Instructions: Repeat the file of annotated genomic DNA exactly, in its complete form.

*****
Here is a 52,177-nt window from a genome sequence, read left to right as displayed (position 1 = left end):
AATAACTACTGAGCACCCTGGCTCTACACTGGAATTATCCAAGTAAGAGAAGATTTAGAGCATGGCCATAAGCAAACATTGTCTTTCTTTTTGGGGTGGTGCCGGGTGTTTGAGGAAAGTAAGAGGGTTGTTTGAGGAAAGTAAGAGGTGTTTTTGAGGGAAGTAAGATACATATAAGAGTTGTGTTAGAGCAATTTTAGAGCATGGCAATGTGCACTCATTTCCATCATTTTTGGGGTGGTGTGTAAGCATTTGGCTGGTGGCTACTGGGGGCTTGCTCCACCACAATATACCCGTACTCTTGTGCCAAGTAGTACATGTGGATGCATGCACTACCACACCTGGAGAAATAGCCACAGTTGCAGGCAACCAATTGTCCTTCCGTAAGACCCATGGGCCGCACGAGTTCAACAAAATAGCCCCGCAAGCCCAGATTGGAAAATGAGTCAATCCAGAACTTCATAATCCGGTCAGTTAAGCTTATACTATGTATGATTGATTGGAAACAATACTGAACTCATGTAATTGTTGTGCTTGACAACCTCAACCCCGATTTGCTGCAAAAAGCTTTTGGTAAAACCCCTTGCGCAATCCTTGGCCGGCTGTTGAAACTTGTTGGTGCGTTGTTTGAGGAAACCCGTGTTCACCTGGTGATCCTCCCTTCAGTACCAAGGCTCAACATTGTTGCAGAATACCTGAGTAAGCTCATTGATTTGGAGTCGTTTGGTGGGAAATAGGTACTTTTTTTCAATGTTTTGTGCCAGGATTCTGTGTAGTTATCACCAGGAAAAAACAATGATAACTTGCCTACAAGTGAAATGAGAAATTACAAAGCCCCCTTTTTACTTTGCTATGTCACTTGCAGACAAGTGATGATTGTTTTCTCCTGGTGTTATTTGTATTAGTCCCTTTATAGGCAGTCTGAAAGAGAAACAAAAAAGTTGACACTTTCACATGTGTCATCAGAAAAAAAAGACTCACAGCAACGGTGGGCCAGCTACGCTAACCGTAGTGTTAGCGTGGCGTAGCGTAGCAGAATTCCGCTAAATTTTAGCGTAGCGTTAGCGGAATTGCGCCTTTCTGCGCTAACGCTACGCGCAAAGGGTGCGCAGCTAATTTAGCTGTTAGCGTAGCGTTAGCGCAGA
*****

Here is a 52,177-nt window from a genome sequence, read left to right as displayed (position 1 = left end):
AATAACTACTGAGCACCCTGGCTCTACACTGGAATTATCCAAGTAAGAGAAGATTTAGAGCATGGCCATAAGCAAACATTGTCTTTCTTTTTGGGGTGGTGCCGGGTGTTTGAGGAAAGTAAGAGGGTTGTTTGAGGAAAGTAAGAGGTGTTTTTGAGGGAAGTAAGATACATATAAGAGTTGTGTTAGAGCAATTTTAGAGCATGGCAATGTGCACTCATTTCCATCATTTTTGGGGTGGTGTGTAAGCATTTGGCTGGTGGCTACTGGGGGCTTGCTCCACCACAATATACCCGTACTCTTGTGCCAAGTAGTACATGTGGATGCATGCACTACCACACCTGGAGAAATAGCCACAGTTGCAGGCAACCAATTGTCCTTCCGTAAGACCCATGGGCCGCACGAGTTCAACAAAATAGCCCCGCAAGCCCAGATTGGAAAATGAGTCAATCCAGAACTTCATAATCCGGTCAGTTAAGCTTATACTATGTATGATTGATTGGAAACAATACTGAACTCATGTAATTGTTGTGCTTGACAACCTCAACCCCGATTTGCTGCAAAAAGCTTTTGGTAAAACCCCTTGCGCAATCCTTGGCCGGCTGTTGAAACTTGTTGGTGCGTTGTTTGAGGAAACCCGTGTTCACCTGGTGATCCTCCCTTCAGTACCAAGGCTCAACATTGTTGCAGAATACCTGAGTAAGCTCATTGATTTGGAGTCGTTTGGTGGGAAATAGGTACTTTTTTTCAATGTTTTGTGCCAGGATTCTGTGTAGTTATCACCAGGAAAAAACAATGATAACTTGCCTACAAGTGAAATGAGAAATTACAAAGCCCCCTTTTTACTTTGCTATGTCACTTGCAGACAAGTGATGATTGTTTTCTCCTGGTGTTATTTGTATTAGTCCCTTTATAGGCAGTCTGAAAGAGAAACAAAAAAGTTGACACTTTCACATGTGTCATCAGAAAAAAAAGACTCACAGCAACGGTGGGCCAGCTACGCTAACCGTAGTGTTAGCGTGGCGTAGCGTAGCAGAATTCCGCTAAATTTTAGCGTAGCGTTAGCGGAATTGCGCCTTTCTGCGCTAACGCTACGCGCAAAGGGTGCGCAGCTAATTTAGCTGTTAGCGTAGCGTTAGCGCAGA